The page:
A Rising Tide of Substance Abuse
By Richard A. Friedman, M.D.
April 29, 2013 2:31 pm April 29, 2013 2:31 pm 61 Comments
America’s 78 million aging baby boomers are heading into retirement with more than their considerable wealth, health and education. They are also bringing into their golden years an epidemic of drug and alcohol abuse and mental illness that has yet to be recognized, according to a recent Institute of Medicine report.
The notion that the elderly might be abusing or addicted to alcohol, illicit drugs or prescription medications may strike some as improbable. After all, the common notion is that alcohol and substance abuse are for young people.
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Dead wrong. Baby boomers, who came of age in the ’60s and ’70s when experimenting with drugs was pervasive, are far more likely to use illicit drugs than previous generations. For example, a 2011 study by the Substance Abuse and Mental Health Services Administration found that among adults aged 50 to 59, the rate of current illicit drug use increased to 6.3 percent in 2011 from 2.7 percent in 2002. Aside from alcohol, the most commonly abused drugs were opiates, cocaine and marijuana.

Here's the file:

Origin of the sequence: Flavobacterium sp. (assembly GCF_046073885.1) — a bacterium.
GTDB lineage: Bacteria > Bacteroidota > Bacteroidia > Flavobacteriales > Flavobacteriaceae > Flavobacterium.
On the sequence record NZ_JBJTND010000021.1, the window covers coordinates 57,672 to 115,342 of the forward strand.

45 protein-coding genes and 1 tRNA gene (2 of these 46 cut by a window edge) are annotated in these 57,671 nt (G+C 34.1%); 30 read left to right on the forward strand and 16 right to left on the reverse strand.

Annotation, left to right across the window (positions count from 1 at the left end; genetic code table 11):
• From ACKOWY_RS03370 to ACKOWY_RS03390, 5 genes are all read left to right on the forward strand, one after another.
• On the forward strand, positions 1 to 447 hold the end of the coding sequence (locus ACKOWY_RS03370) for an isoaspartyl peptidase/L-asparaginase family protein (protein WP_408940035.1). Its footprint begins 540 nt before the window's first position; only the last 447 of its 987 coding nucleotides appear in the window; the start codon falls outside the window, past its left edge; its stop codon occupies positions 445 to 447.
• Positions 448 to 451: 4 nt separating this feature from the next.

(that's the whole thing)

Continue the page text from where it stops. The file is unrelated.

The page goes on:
To get a sense of the magnitude of this looming mental health crisis, consider that in 2010 the best estimates are that six to eight million older Americans — about 14 percent to 20 percent of the overall elderly population — had one or more substance abuse or mental disorders. The number of adults aged 65 and older is projected to increase to 73 million from 40 million between 2010 and 2030, and the numbers of those needing treatment stands to overwhelm the country’s mental health care system.
Detecting drug or alcohol problems in the elderly is difficult in part because family members and clinicians alike are reluctant to ask about it. Perhaps it’s just a form of ageism, but drug abuse is not the first thing that pops into the mind of physicians when they encounter...